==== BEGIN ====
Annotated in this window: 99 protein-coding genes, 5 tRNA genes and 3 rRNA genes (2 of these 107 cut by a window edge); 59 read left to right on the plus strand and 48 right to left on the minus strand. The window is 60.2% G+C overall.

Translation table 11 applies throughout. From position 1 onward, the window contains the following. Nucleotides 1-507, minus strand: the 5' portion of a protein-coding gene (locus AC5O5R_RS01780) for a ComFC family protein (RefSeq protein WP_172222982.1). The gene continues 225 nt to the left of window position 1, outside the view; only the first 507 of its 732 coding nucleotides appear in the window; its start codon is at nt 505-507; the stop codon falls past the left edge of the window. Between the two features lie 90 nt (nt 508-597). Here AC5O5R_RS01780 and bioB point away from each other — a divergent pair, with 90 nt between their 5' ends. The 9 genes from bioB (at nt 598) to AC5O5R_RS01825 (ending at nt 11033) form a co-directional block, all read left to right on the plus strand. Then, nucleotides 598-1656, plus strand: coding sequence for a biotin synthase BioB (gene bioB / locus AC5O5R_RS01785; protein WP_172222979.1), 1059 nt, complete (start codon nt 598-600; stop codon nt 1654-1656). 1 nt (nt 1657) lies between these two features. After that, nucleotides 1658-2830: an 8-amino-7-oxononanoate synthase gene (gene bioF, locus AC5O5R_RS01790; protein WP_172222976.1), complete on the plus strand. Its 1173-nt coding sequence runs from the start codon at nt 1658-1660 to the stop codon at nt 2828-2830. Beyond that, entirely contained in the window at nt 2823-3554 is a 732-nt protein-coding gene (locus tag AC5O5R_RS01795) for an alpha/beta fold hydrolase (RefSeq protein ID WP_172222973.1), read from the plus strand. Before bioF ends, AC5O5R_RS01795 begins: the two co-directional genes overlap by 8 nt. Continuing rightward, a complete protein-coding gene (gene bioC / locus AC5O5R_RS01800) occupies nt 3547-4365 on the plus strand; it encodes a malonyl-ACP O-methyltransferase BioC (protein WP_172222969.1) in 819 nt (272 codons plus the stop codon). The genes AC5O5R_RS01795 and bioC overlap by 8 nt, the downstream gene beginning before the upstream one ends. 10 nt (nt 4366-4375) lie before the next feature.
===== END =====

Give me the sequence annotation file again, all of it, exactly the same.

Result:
Annotated in this window: 99 protein-coding genes, 5 tRNA genes and 3 rRNA genes (2 of these 107 cut by a window edge); 59 read left to right on the plus strand and 48 right to left on the minus strand. The window is 60.2% G+C overall.

Translation table 11 applies throughout. From position 1 onward, the window contains the following. Nucleotides 1-507, minus strand: the 5' portion of a protein-coding gene (locus AC5O5R_RS01780) for a ComFC family protein (RefSeq protein WP_172222982.1). The gene continues 225 nt to the left of window position 1, outside the view; only the first 507 of its 732 coding nucleotides appear in the window; its start codon is at nt 505-507; the stop codon falls past the left edge of the window. Between the two features lie 90 nt (nt 508-597). Here AC5O5R_RS01780 and bioB point away from each other — a divergent pair, with 90 nt between their 5' ends. The 9 genes from bioB (at nt 598) to AC5O5R_RS01825 (ending at nt 11033) form a co-directional block, all read left to right on the plus strand. Then, nucleotides 598-1656, plus strand: coding sequence for a biotin synthase BioB (gene bioB / locus AC5O5R_RS01785; protein WP_172222979.1), 1059 nt, complete (start codon nt 598-600; stop codon nt 1654-1656). 1 nt (nt 1657) lies between these two features. After that, nucleotides 1658-2830: an 8-amino-7-oxononanoate synthase gene (gene bioF, locus AC5O5R_RS01790; protein WP_172222976.1), complete on the plus strand. Its 1173-nt coding sequence runs from the start codon at nt 1658-1660 to the stop codon at nt 2828-2830. Beyond that, entirely contained in the window at nt 2823-3554 is a 732-nt protein-coding gene (locus tag AC5O5R_RS01795) for an alpha/beta fold hydrolase (RefSeq protein ID WP_172222973.1), read from the plus strand. Before bioF ends, AC5O5R_RS01795 begins: the two co-directional genes overlap by 8 nt. Continuing rightward, a complete protein-coding gene (gene bioC / locus AC5O5R_RS01800) occupies nt 3547-4365 on the plus strand; it encodes a malonyl-ACP O-methyltransferase BioC (protein WP_172222969.1) in 819 nt (272 codons plus the stop codon). The genes AC5O5R_RS01795 and bioC overlap by 8 nt, the downstream gene beginning before the upstream one ends. 10 nt (nt 4366-4375) lie before the next feature.